Leaving Walden, and a Challenge

On September 6, 1847, Thoreau left Walden, having spent more than two years living out his philosophy “to live deliberately.” He endured the harsh New England winters and enjoyed its beautiful springs. He discovered what wealth truly was, at least for him. He realized what he could endure and he embraced the peace of solitude. For a transcendentalist, “Walden” was his magnum opus, connecting his spiritual beliefs, his love of nature, and his personal philosophy. It is hard to miss the connection when he recollects his walks through the “laboratory of the Artist.”

Sometimes I rambled to pine groves, standing like temples … so soft and green and shady that the Druids would have forsaken their oaks to worship in them; or to the cedar wood … where the trees … spiring higher and higher, are fit to stand before Valhalla, … and make the beholder forget his home with their beauty, and he is dazzled and tempted by nameless other wild forbidden fruits, too fair for mortal taste.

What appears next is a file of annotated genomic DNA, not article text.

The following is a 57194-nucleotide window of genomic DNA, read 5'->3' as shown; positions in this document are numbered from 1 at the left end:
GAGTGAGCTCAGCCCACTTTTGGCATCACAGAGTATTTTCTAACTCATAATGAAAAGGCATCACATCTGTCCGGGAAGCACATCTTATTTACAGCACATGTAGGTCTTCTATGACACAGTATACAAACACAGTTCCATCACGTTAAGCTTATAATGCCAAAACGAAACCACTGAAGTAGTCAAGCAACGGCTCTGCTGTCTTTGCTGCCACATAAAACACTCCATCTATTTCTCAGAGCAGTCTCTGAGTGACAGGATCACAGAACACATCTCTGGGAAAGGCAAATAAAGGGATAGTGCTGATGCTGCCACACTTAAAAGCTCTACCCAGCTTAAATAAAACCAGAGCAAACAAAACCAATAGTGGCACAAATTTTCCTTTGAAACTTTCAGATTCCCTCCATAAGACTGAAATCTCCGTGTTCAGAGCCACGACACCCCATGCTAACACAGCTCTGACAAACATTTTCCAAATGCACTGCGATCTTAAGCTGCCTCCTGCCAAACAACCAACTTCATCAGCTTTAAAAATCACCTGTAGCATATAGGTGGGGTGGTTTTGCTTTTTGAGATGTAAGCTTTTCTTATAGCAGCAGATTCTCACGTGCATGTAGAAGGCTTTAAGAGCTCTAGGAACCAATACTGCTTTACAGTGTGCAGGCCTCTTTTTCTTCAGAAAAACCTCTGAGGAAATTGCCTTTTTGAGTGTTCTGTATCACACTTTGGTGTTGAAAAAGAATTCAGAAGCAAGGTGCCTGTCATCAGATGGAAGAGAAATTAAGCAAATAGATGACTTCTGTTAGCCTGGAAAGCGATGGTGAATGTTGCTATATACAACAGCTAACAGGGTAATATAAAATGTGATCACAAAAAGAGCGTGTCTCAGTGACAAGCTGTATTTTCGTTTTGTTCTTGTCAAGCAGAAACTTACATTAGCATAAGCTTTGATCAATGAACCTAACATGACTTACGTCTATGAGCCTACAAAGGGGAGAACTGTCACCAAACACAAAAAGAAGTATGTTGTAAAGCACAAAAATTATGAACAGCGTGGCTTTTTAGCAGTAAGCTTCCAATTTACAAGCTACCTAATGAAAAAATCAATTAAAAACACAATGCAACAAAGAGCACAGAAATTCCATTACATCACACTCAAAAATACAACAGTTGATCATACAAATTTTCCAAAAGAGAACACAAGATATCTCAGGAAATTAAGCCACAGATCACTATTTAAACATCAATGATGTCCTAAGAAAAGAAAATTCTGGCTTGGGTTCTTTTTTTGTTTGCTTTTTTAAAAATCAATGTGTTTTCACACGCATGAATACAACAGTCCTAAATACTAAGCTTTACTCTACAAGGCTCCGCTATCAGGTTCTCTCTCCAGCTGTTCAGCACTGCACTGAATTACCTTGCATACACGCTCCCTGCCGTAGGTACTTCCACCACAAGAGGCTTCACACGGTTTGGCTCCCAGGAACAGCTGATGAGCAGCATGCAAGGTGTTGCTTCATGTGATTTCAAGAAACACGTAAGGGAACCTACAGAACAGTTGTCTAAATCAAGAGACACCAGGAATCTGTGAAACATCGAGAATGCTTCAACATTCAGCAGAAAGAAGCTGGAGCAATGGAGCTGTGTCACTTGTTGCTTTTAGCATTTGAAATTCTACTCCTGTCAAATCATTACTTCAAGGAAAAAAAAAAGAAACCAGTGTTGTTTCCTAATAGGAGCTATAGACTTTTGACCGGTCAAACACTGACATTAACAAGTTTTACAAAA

The work of “Walden; or, Life in the Woods” calls into question our own philosophies. What are they, and do we believe them? And if we believe them, do we live them? The Roman poet Horace famously wrote, “Carpe diem” (“seize the day”); Thoreau’s call is an echo of that. It is a call “to live deep and suck out all the marrow of life,” no matter the situation.

“However mean your life is, meet it and live it; do not shun it and call it hard names,” Thoreau wrote in the final pages of his great work. “Love your life, poor as it is. You may perhaps have some pleasant, thrilling, glorious hours.”

From January Issue, Volume 3